DARRIN T. MISH: This was an active hang up. I was talking to the lady and she decided that what I was asking for, which was really quite simple. It was just more than she wanted to deal with that day, so she terminated the call.

KATRINA MADEWELL: Whoops, my finger hit the button.

DARRIN T. MISH: Yeah, I was a little irritated. I waited.

KATRINA MADEWELL: So, you have to start over again when you call?

DARRIN T. MISH: I have a secret back door that I pay for to get into the IRS now. Now I have the upper hand. I can get on the line with the IRS in three minutes. So, she hung up on me so I was like, ok, the 17 minutes I wasted talking to her was wasted, but I don’t have to wait two more hours on hold. The second lady I got, she was wonderful. I got a better solution than I wanted, so it worked out well. I thought it was funny that I could prove that she terminated the call because I guess she just didn’t like the idea of what I was…

KATRINA MADEWELL: You.

DARRIN T. MISH: It could have been me, it probably was.

KATRINA MADEWELL: Just kidding. What options do you have if you owe the IRS money and want to pay them?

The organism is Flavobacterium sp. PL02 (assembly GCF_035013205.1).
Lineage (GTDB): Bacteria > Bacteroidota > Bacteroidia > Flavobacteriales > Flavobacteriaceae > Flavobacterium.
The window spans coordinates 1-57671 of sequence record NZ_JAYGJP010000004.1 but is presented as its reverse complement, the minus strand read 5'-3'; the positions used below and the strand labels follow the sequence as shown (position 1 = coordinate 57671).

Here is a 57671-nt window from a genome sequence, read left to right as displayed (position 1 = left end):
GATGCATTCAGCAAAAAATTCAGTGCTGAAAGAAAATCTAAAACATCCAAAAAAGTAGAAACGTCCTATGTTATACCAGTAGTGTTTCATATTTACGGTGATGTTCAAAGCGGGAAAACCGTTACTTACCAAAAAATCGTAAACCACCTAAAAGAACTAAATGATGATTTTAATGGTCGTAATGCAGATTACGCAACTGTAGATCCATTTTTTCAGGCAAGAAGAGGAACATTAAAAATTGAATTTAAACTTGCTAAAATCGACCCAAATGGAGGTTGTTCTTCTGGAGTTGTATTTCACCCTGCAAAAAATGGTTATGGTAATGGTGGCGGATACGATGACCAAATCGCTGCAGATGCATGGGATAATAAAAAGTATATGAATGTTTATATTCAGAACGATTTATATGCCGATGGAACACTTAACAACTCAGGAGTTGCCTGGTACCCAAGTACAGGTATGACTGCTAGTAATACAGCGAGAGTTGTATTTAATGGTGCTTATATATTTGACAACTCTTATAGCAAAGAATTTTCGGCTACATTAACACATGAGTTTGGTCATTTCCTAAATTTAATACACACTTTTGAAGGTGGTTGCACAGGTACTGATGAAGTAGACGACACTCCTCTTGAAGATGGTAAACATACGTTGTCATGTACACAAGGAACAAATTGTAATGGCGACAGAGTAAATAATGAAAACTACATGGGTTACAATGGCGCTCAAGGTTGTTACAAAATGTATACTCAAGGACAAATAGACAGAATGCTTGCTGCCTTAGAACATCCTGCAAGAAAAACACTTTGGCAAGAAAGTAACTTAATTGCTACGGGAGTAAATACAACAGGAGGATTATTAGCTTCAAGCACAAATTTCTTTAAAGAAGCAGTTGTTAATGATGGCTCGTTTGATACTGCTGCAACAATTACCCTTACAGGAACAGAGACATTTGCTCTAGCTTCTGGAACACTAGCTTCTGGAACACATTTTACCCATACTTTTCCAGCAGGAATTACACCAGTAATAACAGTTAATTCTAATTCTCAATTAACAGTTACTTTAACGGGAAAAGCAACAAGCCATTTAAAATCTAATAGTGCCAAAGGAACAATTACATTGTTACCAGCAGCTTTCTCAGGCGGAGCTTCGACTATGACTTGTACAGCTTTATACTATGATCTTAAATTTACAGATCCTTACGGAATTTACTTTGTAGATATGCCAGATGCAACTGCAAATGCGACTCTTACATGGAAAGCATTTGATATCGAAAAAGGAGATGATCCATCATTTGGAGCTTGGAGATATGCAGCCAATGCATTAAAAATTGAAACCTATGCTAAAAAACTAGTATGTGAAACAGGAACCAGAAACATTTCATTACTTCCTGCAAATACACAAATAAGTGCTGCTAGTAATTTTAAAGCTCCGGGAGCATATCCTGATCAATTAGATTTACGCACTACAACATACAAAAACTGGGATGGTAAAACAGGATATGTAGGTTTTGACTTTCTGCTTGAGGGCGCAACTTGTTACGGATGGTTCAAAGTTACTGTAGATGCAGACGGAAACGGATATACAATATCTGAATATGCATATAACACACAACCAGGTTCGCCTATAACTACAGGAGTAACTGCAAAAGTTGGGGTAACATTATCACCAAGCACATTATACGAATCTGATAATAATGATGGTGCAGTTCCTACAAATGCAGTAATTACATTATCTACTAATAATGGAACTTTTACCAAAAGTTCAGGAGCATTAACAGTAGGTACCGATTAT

Pay Your IRS Tax Payment with a Check

DARRIN T. MISH: We talked about direct pay pretty much to death. You can mail a check. If you decide to mail a check, what I want you to do is in the memo line of the check, I want you to write the form number, then semi-colon social security number, semi-colon….

KATRINA MADEWELL: Wait, did you say put your social on the check?

DARRIN T. MISH: That is a government approved…

KATRINA MADEWELL: You can’t just put the last four numbers?

DARRIN T. MISH: No, you have to put your social security number on the check and you have to put the period in question. So, for this year it would be 12/31/2016, so they apply it to the 2016 tax year. Let’s say you didn’t owe for any other year but 2016 and you put 12/31/2013, what’s going to happen is you’re going to have a refund and it’s going to have to filter down and get applied to 2016. It’s going to take much longer. Make sure you put the right period down.

KATRINA MADEWELL: They really are confused, aren’t they?

DARRIN T. MISH: If you have a bill from the IRS and you’re writing a check as a result of that bill, go ahead and tear the stub off and mail it with the check.

KATRINA MADEWELL: They should be able to get that right.

DARRIN T. MISH: That should work. I could tell you story after story in the last six months where the IRS has cashed the check and the money disappeared. It happened to me.

KATRINA MADEWELL: Oh, boy, that’s a fun fight.

DARRIN T. MISH: My check was only for $200. I don’t think I’ve told this story on the air. When I got the bill, I was kind of irritated so I just really quickly I just kind of scribbled out the check and was like “HERE”. That kind of reaction. I didn’t properly designate it in this particular case, but the stub was there so it should have worked out fine. What happened is, they cashed the check and I get the next bill and it’s not credited for the $200.

KATRINA MADEWELL: Oh, it says Mish, we got something for you.